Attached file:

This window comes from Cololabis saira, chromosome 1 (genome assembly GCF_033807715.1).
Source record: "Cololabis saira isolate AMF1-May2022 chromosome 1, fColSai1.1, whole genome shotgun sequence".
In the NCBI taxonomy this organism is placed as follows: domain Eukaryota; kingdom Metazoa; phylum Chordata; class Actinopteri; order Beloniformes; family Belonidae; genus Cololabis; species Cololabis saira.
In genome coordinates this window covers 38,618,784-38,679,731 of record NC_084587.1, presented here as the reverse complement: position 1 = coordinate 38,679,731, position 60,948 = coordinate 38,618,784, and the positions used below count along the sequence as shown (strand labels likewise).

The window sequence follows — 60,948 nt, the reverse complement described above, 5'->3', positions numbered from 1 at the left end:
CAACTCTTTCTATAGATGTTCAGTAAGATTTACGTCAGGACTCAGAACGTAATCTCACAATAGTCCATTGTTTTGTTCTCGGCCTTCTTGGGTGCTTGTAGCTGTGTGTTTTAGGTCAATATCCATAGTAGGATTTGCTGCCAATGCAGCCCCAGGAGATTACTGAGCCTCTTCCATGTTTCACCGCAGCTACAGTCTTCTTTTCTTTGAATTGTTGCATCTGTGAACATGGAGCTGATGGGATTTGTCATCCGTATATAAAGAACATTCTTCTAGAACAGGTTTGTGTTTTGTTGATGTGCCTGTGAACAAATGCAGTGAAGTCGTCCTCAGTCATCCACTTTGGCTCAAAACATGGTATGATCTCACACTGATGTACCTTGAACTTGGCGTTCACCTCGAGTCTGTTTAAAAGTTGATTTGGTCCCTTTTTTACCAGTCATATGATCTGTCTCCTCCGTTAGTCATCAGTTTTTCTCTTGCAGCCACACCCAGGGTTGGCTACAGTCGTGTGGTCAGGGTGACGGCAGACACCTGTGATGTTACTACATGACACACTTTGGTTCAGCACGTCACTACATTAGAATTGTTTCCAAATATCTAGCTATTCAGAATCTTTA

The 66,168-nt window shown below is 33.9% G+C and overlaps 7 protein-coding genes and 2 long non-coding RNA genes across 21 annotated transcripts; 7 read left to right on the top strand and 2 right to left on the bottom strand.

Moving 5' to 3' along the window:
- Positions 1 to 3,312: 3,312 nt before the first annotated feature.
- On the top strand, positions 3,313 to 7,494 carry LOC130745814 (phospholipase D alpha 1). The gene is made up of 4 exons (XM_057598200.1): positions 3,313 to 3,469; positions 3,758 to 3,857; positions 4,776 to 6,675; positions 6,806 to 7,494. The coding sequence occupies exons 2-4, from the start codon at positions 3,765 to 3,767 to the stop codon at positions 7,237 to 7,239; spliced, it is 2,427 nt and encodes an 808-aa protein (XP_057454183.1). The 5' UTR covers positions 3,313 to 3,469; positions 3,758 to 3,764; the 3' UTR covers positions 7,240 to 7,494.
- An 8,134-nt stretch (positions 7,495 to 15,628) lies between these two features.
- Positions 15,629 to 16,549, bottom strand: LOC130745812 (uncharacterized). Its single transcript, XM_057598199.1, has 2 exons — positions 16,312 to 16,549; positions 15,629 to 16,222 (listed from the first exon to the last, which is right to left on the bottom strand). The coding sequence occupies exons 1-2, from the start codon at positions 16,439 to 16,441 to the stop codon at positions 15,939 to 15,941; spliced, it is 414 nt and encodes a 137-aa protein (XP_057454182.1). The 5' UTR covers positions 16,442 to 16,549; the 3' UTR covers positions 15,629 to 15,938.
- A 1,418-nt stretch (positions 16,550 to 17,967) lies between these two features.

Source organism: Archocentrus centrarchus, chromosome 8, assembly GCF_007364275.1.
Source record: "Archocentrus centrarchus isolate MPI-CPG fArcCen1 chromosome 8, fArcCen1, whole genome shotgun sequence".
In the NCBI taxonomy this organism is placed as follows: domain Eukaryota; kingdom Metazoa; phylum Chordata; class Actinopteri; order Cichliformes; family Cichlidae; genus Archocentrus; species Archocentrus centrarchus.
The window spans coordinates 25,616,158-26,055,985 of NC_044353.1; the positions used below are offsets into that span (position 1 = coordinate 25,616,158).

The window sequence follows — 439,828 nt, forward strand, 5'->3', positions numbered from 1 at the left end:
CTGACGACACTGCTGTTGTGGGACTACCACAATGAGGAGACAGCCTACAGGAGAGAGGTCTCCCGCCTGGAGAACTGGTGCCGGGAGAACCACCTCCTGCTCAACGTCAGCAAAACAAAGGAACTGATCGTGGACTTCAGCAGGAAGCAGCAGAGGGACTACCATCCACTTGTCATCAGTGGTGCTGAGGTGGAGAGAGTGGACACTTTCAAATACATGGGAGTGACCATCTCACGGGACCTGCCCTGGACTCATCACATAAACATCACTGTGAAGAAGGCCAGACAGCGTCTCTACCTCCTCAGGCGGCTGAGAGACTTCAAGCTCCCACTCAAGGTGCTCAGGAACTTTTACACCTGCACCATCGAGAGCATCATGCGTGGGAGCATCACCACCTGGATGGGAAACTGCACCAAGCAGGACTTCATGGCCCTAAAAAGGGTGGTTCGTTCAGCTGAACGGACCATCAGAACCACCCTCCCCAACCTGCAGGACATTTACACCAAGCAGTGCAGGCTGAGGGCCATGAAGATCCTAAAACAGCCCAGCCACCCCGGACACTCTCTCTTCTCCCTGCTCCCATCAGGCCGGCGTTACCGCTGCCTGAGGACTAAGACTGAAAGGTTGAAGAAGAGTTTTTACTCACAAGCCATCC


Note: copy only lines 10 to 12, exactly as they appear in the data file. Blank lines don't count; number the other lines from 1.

- On the top strand, positions 3,313 to 7,494 carry LOC130745814 (phospholipase D alpha 1). The gene is made up of 4 exons (XM_057598200.1): positions 3,313 to 3,469; positions 3,758 to 3,857; positions 4,776 to 6,675; positions 6,806 to 7,494. The coding sequence occupies exons 2-4, from the start codon at positions 3,765 to 3,767 to the stop codon at positions 7,237 to 7,239; spliced, it is 2,427 nt and encodes an 808-aa protein (XP_057454183.1). The 5' UTR covers positions 3,313 to 3,469; positions 3,758 to 3,764; the 3' UTR covers positions 7,240 to 7,494.
- An 8,134-nt stretch (positions 7,495 to 15,628) lies between these two features.
- Positions 15,629 to 16,549, bottom strand: LOC130745812 (uncharacterized). Its single transcript, XM_057598199.1, has 2 exons — positions 16,312 to 16,549; positions 15,629 to 16,222 (listed from the first exon to the last, which is right to left on the bottom strand). The coding sequence occupies exons 1-2, from the start codon at positions 16,439 to 16,441 to the stop codon at positions 15,939 to 15,941; spliced, it is 414 nt and encodes a 137-aa protein (XP_057454182.1). The 5' UTR covers positions 16,442 to 16,549; the 3' UTR covers positions 15,629 to 15,938.